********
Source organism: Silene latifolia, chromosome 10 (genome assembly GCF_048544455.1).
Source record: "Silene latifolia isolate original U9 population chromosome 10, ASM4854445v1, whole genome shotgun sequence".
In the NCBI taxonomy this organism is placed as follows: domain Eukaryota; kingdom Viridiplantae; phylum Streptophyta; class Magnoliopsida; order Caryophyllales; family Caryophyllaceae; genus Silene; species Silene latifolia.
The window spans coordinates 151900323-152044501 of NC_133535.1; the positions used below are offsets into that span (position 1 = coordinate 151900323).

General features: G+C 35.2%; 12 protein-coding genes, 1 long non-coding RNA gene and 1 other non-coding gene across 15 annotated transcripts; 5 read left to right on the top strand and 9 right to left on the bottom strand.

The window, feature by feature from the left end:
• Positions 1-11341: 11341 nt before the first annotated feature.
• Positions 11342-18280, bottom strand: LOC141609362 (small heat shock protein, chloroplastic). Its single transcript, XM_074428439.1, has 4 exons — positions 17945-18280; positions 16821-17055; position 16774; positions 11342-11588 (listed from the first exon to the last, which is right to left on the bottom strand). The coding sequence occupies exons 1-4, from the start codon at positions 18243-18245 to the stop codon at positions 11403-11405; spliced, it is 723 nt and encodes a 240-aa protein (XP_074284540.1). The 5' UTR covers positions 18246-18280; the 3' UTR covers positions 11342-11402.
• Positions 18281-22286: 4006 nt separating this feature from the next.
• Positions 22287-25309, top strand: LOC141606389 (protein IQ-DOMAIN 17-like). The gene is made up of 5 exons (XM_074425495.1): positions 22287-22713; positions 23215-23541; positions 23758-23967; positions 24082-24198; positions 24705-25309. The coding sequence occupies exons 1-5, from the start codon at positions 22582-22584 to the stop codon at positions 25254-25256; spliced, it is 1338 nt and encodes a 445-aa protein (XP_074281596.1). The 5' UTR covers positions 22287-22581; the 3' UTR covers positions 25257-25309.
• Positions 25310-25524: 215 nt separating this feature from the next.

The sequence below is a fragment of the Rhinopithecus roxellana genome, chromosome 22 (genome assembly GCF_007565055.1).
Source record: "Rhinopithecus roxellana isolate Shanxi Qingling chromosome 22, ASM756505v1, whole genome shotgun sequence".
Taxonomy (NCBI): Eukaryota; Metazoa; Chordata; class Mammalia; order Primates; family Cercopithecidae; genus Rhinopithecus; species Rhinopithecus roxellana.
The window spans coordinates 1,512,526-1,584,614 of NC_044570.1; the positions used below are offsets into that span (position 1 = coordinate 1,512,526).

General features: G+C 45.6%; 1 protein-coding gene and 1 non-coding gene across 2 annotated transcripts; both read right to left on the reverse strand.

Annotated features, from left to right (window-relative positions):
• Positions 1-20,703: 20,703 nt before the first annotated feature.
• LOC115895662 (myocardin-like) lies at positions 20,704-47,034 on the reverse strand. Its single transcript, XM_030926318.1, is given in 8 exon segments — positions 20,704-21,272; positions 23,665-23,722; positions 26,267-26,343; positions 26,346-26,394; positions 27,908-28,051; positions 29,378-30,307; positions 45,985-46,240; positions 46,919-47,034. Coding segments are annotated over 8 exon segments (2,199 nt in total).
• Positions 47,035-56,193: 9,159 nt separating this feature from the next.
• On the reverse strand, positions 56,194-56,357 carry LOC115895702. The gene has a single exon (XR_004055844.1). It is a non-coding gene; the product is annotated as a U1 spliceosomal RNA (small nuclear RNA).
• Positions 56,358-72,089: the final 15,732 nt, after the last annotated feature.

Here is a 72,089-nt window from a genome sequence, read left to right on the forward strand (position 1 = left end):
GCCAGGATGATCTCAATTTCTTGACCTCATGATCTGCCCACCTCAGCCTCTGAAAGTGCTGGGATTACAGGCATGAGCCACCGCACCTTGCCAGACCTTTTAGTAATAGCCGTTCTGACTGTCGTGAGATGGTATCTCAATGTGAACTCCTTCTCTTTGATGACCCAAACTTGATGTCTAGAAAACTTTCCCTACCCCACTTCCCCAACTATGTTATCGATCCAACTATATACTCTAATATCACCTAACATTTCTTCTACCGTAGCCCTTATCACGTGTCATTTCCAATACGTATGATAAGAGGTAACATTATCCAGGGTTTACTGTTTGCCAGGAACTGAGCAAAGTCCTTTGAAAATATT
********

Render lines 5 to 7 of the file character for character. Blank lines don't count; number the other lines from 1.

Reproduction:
General features: G+C 35.2%; 12 protein-coding genes, 1 long non-coding RNA gene and 1 other non-coding gene across 15 annotated transcripts; 5 read left to right on the top strand and 9 right to left on the bottom strand.

The window, feature by feature from the left end:
• Positions 1-11341: 11341 nt before the first annotated feature.